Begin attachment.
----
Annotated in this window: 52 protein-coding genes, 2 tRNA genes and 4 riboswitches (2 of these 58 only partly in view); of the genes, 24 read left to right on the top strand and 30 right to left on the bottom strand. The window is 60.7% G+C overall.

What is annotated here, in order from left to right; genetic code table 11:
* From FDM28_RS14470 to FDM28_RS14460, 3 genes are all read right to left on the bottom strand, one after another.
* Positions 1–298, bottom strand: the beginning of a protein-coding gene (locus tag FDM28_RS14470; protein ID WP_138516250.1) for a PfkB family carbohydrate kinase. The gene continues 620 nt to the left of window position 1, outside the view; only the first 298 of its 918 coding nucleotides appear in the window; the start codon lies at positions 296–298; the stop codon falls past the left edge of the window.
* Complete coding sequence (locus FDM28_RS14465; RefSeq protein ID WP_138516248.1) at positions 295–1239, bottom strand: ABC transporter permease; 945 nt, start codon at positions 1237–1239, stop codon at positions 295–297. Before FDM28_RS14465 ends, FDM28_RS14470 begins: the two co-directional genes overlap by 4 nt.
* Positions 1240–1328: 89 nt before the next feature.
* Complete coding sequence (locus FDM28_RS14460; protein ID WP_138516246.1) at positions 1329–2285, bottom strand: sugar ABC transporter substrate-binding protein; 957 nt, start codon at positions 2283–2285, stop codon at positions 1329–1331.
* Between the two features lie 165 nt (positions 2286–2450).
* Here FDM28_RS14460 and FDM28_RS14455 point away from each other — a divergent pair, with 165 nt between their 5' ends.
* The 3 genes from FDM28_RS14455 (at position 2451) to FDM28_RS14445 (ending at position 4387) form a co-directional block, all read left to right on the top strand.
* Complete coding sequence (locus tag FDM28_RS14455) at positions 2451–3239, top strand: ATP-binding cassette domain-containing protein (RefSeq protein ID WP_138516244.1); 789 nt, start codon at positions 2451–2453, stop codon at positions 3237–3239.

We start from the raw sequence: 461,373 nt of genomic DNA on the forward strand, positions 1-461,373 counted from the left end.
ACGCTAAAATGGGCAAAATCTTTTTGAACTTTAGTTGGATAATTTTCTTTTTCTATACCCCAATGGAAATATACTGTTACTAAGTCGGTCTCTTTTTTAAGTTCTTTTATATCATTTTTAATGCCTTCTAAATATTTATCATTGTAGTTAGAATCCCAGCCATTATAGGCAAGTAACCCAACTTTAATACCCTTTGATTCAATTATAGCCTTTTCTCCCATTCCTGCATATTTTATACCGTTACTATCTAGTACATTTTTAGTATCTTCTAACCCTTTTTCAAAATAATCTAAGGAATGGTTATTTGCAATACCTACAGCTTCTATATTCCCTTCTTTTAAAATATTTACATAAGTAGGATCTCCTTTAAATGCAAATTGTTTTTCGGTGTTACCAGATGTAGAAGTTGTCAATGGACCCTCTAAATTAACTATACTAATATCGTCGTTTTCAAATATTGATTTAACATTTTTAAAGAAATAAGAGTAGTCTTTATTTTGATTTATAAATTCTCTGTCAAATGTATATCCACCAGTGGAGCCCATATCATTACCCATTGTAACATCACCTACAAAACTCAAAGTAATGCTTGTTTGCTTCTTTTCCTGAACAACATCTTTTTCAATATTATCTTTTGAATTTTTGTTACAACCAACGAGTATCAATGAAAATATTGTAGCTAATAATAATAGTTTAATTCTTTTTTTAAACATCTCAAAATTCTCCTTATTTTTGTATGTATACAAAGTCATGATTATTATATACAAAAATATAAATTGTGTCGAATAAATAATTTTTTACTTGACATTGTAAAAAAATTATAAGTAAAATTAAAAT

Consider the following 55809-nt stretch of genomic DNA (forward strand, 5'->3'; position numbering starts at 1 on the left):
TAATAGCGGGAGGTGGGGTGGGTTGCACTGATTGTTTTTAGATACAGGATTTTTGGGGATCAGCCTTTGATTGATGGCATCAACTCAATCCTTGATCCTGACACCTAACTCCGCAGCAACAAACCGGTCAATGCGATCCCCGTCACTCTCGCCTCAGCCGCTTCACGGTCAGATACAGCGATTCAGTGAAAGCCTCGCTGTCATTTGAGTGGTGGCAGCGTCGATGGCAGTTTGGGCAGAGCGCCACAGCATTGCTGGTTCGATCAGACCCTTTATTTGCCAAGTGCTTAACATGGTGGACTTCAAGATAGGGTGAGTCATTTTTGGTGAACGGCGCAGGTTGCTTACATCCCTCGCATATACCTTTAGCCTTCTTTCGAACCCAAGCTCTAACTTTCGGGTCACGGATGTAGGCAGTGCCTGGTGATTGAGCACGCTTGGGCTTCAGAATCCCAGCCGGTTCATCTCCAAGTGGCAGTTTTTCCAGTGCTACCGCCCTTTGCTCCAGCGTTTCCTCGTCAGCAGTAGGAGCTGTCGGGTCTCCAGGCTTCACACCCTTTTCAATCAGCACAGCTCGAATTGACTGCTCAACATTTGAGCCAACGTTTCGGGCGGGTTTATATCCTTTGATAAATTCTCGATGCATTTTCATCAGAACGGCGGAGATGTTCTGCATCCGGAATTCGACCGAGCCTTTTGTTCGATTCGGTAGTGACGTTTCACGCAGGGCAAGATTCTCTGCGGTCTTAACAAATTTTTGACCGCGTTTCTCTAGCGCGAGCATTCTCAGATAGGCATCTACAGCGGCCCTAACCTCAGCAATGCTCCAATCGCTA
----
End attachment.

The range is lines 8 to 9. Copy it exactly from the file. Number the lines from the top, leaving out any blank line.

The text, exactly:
* Between the two features lie 165 nt (positions 2286–2450).
* Here FDM28_RS14460 and FDM28_RS14455 point away from each other — a divergent pair, with 165 nt between their 5' ends.